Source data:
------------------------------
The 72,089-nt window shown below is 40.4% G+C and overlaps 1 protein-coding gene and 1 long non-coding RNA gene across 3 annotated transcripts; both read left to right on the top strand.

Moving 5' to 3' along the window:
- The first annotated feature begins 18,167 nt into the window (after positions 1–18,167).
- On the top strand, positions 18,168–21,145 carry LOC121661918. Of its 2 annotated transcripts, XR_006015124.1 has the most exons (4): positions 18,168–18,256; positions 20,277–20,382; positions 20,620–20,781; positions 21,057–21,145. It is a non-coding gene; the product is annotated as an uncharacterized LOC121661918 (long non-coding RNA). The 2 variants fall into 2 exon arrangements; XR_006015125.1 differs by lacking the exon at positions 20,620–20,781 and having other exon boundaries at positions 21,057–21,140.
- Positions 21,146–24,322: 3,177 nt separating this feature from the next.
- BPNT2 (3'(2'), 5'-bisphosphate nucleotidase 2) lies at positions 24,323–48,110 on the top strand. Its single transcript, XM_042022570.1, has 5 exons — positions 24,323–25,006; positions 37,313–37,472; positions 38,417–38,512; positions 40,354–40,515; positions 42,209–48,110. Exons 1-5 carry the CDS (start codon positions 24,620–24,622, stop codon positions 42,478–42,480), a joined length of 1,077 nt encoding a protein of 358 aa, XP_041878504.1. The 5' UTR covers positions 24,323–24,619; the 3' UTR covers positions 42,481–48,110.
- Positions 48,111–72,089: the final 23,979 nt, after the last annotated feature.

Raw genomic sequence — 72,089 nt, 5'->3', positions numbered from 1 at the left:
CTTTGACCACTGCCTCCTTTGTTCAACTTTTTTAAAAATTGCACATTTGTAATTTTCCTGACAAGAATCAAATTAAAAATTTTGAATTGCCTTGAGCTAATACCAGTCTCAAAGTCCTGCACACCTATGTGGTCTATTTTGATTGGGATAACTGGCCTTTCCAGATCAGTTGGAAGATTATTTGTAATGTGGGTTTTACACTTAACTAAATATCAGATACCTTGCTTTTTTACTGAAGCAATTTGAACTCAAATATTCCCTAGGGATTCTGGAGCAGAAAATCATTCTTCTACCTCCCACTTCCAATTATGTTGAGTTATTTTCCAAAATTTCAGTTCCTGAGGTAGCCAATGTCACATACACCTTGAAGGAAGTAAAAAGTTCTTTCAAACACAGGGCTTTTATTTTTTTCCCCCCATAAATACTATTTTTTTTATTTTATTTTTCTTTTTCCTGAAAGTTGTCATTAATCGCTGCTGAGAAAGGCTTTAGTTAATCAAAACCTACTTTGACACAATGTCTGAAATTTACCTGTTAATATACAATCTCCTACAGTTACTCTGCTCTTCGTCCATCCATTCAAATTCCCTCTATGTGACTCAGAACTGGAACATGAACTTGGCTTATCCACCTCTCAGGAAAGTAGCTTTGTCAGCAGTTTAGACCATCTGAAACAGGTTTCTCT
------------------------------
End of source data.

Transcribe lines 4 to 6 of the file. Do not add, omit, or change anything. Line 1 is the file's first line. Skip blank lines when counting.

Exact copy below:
- On the top strand, positions 18,168–21,145 carry LOC121661918. Of its 2 annotated transcripts, XR_006015124.1 has the most exons (4): positions 18,168–18,256; positions 20,277–20,382; positions 20,620–20,781; positions 21,057–21,145. It is a non-coding gene; the product is annotated as an uncharacterized LOC121661918 (long non-coding RNA). The 2 variants fall into 2 exon arrangements; XR_006015125.1 differs by lacking the exon at positions 20,620–20,781 and having other exon boundaries at positions 21,057–21,140.
- Positions 21,146–24,322: 3,177 nt separating this feature from the next.
- BPNT2 (3'(2'), 5'-bisphosphate nucleotidase 2) lies at positions 24,323–48,110 on the top strand. Its single transcript, XM_042022570.1, has 5 exons — positions 24,323–25,006; positions 37,313–37,472; positions 38,417–38,512; positions 40,354–40,515; positions 42,209–48,110. Exons 1-5 carry the CDS (start codon positions 24,620–24,622, stop codon positions 42,478–42,480), a joined length of 1,077 nt encoding a protein of 358 aa, XP_041878504.1. The 5' UTR covers positions 24,323–24,619; the 3' UTR covers positions 42,481–48,110.